The Overspender’s Guide to Saving

So, I’m a natural over-spender who recently made my first strides at really starting to save. I thought I’d share my tips and progress (I use that term loosely) with you just in case you’ve been faced with saving struggles too.

For starters, I’m not one of those who can’t really gauge why I can’t save, because I’m doing all of the right things and can’t seem to catch a break.

I’m actually quite the opposite. I consistently, habitually, do all the wrong things, hence why I can’t save. I’ve been trying a little something lately, though, and I have to tell you, so far, so good—or just alright. Listen, things are better than they were so I take a bow.

Check out what I have going on:

  • Acorns. Acorns is a financial service that helps you to save and invest your money by rounding up each of your debit card transactions to the nearest dollar, and investing the change into a diversified portfolio. This app is my golden goose. Why? Because I’m saving when I have no idea! Acorns single-handedly proved to me that saving is NOT my problem so much as KNOWING that I’m saving. The fact that there is money being incrementally taken away and invested for me while I make purchases shows me that somebody out there loves and understands me dearly. Here’s some full disclosure in hopes of inspiring you—I started Acorns in July 2015 with a deposit of $25. I opted for the Aggressive portfolio as I figure I have nothing to lose and today, 9 months later, my Acorns account is sitting pretty at a whopping $516. Want to hear another upside? I haven’t a clue how to withdraw my money from Acorns so it’ll likely continue to accumulate until I figure out how to cash out. You’re welcome.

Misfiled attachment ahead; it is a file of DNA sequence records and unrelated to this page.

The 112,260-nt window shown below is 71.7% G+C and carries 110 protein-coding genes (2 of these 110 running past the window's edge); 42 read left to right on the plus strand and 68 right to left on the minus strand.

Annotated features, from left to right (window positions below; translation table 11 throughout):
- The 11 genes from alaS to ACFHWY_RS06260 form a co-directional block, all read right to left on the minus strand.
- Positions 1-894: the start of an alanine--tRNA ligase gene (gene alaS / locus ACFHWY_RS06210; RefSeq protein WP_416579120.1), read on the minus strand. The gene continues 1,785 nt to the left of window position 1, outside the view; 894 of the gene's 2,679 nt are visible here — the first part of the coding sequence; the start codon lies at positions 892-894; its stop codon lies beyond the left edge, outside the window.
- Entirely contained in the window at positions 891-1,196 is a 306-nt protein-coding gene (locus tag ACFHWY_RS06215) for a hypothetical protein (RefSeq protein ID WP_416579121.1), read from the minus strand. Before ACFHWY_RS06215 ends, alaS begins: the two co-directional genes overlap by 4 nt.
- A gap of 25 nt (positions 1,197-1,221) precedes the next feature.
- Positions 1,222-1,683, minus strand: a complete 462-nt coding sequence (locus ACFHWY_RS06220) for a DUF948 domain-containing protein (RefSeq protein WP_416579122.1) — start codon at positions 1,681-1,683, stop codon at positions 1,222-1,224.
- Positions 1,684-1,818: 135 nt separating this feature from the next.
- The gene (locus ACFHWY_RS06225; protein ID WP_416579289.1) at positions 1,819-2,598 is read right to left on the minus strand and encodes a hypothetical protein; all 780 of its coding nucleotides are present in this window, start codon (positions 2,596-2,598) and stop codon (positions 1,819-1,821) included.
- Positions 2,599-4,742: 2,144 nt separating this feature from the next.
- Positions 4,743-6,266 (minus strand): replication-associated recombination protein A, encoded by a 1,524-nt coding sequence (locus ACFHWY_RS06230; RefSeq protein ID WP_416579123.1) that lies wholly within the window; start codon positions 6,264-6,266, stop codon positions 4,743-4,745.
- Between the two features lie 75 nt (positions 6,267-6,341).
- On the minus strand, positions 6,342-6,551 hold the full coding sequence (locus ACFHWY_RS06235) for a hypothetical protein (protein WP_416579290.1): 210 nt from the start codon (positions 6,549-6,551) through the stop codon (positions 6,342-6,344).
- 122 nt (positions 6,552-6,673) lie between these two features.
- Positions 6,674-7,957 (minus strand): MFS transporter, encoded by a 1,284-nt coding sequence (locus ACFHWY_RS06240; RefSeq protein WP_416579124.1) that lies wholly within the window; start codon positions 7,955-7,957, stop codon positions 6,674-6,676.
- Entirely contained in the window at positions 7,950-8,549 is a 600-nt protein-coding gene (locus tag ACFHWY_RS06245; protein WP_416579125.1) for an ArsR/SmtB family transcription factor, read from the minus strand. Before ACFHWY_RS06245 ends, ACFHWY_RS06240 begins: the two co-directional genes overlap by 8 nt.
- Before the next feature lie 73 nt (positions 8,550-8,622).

• Digit. I just started Digit last week and I’m already in love! Here’s how this works. Digit is an automatic savings service that checks your spending patterns and moves a few dollars from your checking account to your Digit account, if you can afford it. Again with the passive savings. I started last week and my account is still at $0, namely because I ain’t really got it right now to give them. Oh, but when I do…
  • Abstinence. Here is where I may lose some of you and I understand, but hear me out. For 30 days I assessed my one non-necessity expense (for me this is dining out and cocktails) that I spend the most on and I stopped. I’m not asking you to quit spending on what you love, but I am asking you to take necessity into account and fall back if what you love comes up short. Eliminating restaurants and cocktails saved me an embarrassing $438.88 in ONE MONTH (drops head). Spare me your judgement. You decide: that cocktail, or pair of shoes, or that extra money saved in your account? The choice is yours.

Again, I’m new to this but excited to be taking small steps towards savings as we celebrate Financial Literacy Month. What steps are you taking to save? Please share, as I am obviously crying out for help.